Friday, October 9, 2009

Korea: Things I don't Understand

I don't understand why Korean adults are intimidated by children. I guess a HOW might be better than a WHY. I know why children and young adults scare older adults and parents. But this is a peculiar kind of intimidation. Maybe I'll address it more as I think more about it. (UPDATE:  see the comments.)

From government to parents, every child leads a highly-structured life. After middle school, which ends at what most of my readers know as Freshman Year, students move on to High School and become the scariest thing Korean adults encounter on a daily basis.

High School women might rank as the most intimidating group of youth. In 대학동 (my neighborhood Daehakdong,) the young women from my school congregate mornings and afternoons off campus. They lurk in tiny alleys and in the alcoves of buildings just off the street. In these little spaces, they gossip, sing songs, and smoke cigarettes. They bully each other, make friends, tell horror stories about school, and talk about romances and fantasies.

Any noise in Korea is frowned upon by folks over 30. If you or you and your friends are being loud, you'll hear about it. That groups of school children scream and yell their way to school every morning is proof enough for me that Korean adults don't like to speak to children. But this isn't a simple dislike. These kids can pretty much get away with what they like.

On my walks to and from school, I often catch them smoking. They don't like to be caught. I'll often crush their cigarettes. But my teasing and hassling them is far less punishment than they'll receive if their homeroom teachers smell smoke on them in class.

Imagine waking up to a group of ten, 18-year-old women standing under your window shouting and smoking. They're screeching and screaming and their smoke finds its way into your flat. I can't think of anything more irritating. Especially at 715 in the morning. When I see it, I chase the students away scolding them for being rude and unhealthy. The ajumma and ajossi refuse to speak to the high school students and tolerate the daily annoyances. I asked my colleagues and was told "Koreans are intimidated by school children." I thought it couldn't be that. But after a year, I've realized that the students, especially high school students, have an incredibly bizarre power over adults, even their parents. And some students, those wise to their black magic, really torture the adults.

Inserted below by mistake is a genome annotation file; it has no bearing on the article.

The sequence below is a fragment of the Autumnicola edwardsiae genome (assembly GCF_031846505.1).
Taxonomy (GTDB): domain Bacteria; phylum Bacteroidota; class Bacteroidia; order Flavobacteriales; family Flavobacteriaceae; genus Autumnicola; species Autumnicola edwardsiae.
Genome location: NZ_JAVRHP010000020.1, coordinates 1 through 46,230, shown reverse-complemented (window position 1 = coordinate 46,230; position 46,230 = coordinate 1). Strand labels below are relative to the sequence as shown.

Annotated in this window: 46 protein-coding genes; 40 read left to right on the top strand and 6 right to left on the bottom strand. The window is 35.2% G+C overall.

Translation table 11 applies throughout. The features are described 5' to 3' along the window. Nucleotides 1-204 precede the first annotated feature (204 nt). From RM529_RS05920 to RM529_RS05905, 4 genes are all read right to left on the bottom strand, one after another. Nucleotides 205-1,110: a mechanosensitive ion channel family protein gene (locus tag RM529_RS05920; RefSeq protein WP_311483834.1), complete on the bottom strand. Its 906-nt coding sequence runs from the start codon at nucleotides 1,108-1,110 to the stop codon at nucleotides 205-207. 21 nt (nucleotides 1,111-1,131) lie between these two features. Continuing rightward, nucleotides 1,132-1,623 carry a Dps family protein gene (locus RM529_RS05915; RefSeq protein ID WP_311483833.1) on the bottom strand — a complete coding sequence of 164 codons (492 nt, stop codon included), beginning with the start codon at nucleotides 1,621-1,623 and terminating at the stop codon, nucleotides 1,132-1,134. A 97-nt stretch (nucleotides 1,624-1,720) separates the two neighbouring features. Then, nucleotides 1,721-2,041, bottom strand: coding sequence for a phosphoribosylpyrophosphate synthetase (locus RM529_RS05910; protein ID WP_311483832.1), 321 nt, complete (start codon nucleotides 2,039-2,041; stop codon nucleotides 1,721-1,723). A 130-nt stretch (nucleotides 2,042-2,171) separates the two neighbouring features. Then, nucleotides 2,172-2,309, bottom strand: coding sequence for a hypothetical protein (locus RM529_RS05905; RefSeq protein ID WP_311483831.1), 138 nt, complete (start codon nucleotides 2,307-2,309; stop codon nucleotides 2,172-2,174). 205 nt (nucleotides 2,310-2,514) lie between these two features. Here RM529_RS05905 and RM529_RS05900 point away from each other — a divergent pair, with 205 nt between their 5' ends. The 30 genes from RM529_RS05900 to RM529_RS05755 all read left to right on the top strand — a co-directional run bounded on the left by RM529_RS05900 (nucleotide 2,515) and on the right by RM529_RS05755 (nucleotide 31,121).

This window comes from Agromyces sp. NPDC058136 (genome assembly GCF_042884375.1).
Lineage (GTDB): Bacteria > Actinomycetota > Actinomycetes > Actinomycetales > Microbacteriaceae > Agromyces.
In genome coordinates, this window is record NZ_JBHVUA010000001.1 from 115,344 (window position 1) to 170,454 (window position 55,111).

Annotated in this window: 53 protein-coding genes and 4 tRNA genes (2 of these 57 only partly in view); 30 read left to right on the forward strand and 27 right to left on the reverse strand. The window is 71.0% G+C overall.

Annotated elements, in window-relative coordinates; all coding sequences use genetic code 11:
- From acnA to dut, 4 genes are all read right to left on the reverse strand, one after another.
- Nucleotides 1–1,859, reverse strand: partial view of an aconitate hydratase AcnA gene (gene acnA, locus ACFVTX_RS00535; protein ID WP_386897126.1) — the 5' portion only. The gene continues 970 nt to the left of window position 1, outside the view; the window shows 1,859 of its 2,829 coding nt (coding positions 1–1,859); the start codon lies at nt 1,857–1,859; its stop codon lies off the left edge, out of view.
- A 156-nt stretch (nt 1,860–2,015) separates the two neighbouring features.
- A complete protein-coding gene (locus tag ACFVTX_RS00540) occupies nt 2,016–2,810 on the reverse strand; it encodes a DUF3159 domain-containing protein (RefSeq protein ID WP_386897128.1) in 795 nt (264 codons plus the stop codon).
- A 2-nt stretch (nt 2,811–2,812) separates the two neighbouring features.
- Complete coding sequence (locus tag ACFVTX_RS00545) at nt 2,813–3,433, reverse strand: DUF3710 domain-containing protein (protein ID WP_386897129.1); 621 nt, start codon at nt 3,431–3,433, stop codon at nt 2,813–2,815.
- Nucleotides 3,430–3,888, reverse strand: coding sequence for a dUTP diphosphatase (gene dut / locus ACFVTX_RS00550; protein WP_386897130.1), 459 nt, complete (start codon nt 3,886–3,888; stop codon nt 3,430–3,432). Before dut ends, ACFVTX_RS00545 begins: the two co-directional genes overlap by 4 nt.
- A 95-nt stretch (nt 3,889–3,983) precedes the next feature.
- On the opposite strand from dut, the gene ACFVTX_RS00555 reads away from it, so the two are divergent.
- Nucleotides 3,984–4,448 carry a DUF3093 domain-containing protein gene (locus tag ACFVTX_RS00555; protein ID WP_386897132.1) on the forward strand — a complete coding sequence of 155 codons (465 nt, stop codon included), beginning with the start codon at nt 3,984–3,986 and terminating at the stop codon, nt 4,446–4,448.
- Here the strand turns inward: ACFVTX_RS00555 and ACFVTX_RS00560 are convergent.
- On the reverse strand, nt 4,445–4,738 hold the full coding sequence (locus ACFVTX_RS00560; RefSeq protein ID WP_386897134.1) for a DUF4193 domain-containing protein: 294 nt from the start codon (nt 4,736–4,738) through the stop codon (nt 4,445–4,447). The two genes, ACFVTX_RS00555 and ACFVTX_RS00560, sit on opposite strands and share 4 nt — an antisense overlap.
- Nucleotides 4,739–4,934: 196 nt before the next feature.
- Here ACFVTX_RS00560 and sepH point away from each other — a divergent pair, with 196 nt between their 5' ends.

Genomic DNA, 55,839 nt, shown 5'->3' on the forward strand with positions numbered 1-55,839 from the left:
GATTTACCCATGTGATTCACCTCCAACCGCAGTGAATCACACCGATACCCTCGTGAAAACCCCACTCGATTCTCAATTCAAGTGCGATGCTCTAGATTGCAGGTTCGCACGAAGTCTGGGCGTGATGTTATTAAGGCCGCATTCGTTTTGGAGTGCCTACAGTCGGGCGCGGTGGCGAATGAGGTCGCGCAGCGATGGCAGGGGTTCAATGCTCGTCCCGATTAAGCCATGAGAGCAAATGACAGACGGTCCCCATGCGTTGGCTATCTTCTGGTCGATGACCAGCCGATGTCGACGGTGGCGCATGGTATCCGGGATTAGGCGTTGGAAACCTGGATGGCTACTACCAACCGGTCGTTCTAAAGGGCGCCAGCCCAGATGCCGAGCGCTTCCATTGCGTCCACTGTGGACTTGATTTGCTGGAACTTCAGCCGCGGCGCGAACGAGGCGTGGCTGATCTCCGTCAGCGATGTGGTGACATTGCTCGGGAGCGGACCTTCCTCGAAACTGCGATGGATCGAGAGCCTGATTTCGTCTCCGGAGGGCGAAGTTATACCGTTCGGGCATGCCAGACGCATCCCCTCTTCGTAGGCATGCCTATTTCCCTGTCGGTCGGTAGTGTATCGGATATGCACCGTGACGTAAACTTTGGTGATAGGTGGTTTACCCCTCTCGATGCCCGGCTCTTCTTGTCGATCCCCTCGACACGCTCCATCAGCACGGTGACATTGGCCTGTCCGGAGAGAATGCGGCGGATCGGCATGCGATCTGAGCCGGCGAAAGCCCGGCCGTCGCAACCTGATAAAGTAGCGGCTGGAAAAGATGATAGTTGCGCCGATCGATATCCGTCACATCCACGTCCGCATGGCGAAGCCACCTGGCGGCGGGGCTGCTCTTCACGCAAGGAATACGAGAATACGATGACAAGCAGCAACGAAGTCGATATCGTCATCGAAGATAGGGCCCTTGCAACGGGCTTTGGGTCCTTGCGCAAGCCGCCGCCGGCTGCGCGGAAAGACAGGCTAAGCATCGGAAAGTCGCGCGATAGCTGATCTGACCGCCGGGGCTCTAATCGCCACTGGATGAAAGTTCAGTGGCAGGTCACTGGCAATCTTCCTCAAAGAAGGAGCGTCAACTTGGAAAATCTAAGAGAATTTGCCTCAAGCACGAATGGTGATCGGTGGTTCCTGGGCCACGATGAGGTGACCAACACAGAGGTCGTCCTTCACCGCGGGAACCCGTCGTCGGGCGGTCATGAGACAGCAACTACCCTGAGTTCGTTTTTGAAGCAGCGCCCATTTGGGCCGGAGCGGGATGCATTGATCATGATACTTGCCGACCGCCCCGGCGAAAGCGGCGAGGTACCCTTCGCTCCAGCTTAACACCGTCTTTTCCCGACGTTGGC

I've never seen anything like it. And I don't understand it. Because the students' powers vanish as soon as you step into their private space and ask "What's up?" They giggle, give up the power and scatter.

It's one of those things I find both cute and disturbing. What do you think? Have you noticed this? Do you have any similar stories of the young men and women turning the tables on their oppressive authority figures?

Who's Afraid of Korean Students? (Their parents....)
IMG_3197.JPG


6 comments:

Pree-oz said...

adults totally have a fear of children. it's in the states too- but perhaps in a different way.

being a high school teacher, kids don't scare me. they did though, when i was 22 and they were 17. now, i'm a whopping 29, and they're still 17, which makes me feel like i'm continually getting older and wiser. heh.

i'm not sure about this theory you have going on (although i'll take your word on it), because i don't hang out with kids like you do, but it sounds soooo bizarre that adults are scared of them, especially in a culture where kids always bow and say "neh" to everything an adult says, even when a random adult is jansori-ing to the point of death.